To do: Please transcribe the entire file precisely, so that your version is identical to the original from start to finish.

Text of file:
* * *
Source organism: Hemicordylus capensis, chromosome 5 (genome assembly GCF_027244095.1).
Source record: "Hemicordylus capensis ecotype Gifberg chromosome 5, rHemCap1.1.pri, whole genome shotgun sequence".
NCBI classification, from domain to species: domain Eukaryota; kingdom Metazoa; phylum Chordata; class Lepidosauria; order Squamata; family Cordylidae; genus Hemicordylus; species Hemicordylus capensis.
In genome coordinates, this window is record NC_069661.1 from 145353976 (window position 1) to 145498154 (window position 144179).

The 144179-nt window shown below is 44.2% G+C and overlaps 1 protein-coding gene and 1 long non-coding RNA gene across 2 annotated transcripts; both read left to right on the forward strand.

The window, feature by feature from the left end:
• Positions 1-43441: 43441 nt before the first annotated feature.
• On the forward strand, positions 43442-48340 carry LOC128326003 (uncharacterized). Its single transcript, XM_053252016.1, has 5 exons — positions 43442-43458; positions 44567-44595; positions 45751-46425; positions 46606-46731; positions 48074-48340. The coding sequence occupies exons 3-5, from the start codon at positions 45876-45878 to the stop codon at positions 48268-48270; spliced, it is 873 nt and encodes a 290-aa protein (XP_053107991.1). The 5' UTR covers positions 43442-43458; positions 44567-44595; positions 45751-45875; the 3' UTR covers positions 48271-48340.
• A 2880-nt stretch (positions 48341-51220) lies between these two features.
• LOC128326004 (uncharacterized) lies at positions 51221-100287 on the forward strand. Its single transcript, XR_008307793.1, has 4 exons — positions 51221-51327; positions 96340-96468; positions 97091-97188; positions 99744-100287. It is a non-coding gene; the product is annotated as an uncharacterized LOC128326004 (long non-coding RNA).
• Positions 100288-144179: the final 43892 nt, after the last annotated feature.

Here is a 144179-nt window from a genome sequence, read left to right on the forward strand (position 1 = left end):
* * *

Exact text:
Source organism: Hemicordylus capensis, chromosome 5 (genome assembly GCF_027244095.1).
Source record: "Hemicordylus capensis ecotype Gifberg chromosome 5, rHemCap1.1.pri, whole genome shotgun sequence".
NCBI classification, from domain to species: domain Eukaryota; kingdom Metazoa; phylum Chordata; class Lepidosauria; order Squamata; family Cordylidae; genus Hemicordylus; species Hemicordylus capensis.
In genome coordinates, this window is record NC_069661.1 from 145353976 (window position 1) to 145498154 (window position 144179).

The 144179-nt window shown below is 44.2% G+C and overlaps 1 protein-coding gene and 1 long non-coding RNA gene across 2 annotated transcripts; both read left to right on the forward strand.

The window, feature by feature from the left end:
• Positions 1-43441: 43441 nt before the first annotated feature.
• On the forward strand, positions 43442-48340 carry LOC128326003 (uncharacterized). Its single transcript, XM_053252016.1, has 5 exons — positions 43442-43458; positions 44567-44595; positions 45751-46425; positions 46606-46731; positions 48074-48340. The coding sequence occupies exons 3-5, from the start codon at positions 45876-45878 to the stop codon at positions 48268-48270; spliced, it is 873 nt and encodes a 290-aa protein (XP_053107991.1). The 5' UTR covers positions 43442-43458; positions 44567-44595; positions 45751-45875; the 3' UTR covers positions 48271-48340.
• A 2880-nt stretch (positions 48341-51220) lies between these two features.
• LOC128326004 (uncharacterized) lies at positions 51221-100287 on the forward strand. Its single transcript, XR_008307793.1, has 4 exons — positions 51221-51327; positions 96340-96468; positions 97091-97188; positions 99744-100287. It is a non-coding gene; the product is annotated as an uncharacterized LOC128326004 (long non-coding RNA).
• Positions 100288-144179: the final 43892 nt, after the last annotated feature.

Here is a 144179-nt window from a genome sequence, read left to right on the forward strand (position 1 = left end):